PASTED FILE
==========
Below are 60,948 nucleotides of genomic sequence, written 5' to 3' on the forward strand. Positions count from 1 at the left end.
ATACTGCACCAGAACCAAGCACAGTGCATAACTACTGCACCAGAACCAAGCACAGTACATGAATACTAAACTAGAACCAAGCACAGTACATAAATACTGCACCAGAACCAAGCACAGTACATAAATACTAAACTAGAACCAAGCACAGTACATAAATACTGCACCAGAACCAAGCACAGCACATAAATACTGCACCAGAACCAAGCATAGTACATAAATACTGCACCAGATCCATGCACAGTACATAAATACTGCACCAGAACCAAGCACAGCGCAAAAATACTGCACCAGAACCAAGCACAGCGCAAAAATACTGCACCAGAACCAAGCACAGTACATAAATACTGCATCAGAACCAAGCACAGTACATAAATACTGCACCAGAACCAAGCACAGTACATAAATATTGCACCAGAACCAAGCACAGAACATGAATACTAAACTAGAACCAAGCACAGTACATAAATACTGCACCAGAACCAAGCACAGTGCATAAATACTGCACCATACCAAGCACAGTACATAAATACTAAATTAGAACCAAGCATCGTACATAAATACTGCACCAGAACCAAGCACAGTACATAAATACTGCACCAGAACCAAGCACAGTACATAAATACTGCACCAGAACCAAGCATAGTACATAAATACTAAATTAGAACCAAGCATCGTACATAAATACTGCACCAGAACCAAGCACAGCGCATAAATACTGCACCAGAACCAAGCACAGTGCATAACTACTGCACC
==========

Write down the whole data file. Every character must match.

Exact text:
Below are 60,948 nucleotides of genomic sequence, written 5' to 3' on the forward strand. Positions count from 1 at the left end.
ATACTGCACCAGAACCAAGCACAGTGCATAACTACTGCACCAGAACCAAGCACAGTACATGAATACTAAACTAGAACCAAGCACAGTACATAAATACTGCACCAGAACCAAGCACAGTACATAAATACTAAACTAGAACCAAGCACAGTACATAAATACTGCACCAGAACCAAGCACAGCACATAAATACTGCACCAGAACCAAGCATAGTACATAAATACTGCACCAGATCCATGCACAGTACATAAATACTGCACCAGAACCAAGCACAGCGCAAAAATACTGCACCAGAACCAAGCACAGCGCAAAAATACTGCACCAGAACCAAGCACAGTACATAAATACTGCATCAGAACCAAGCACAGTACATAAATACTGCACCAGAACCAAGCACAGTACATAAATATTGCACCAGAACCAAGCACAGAACATGAATACTAAACTAGAACCAAGCACAGTACATAAATACTGCACCAGAACCAAGCACAGTGCATAAATACTGCACCATACCAAGCACAGTACATAAATACTAAATTAGAACCAAGCATCGTACATAAATACTGCACCAGAACCAAGCACAGTACATAAATACTGCACCAGAACCAAGCACAGTACATAAATACTGCACCAGAACCAAGCATAGTACATAAATACTAAATTAGAACCAAGCATCGTACATAAATACTGCACCAGAACCAAGCACAGCGCATAAATACTGCACCAGAACCAAGCACAGTGCATAACTACTGCACC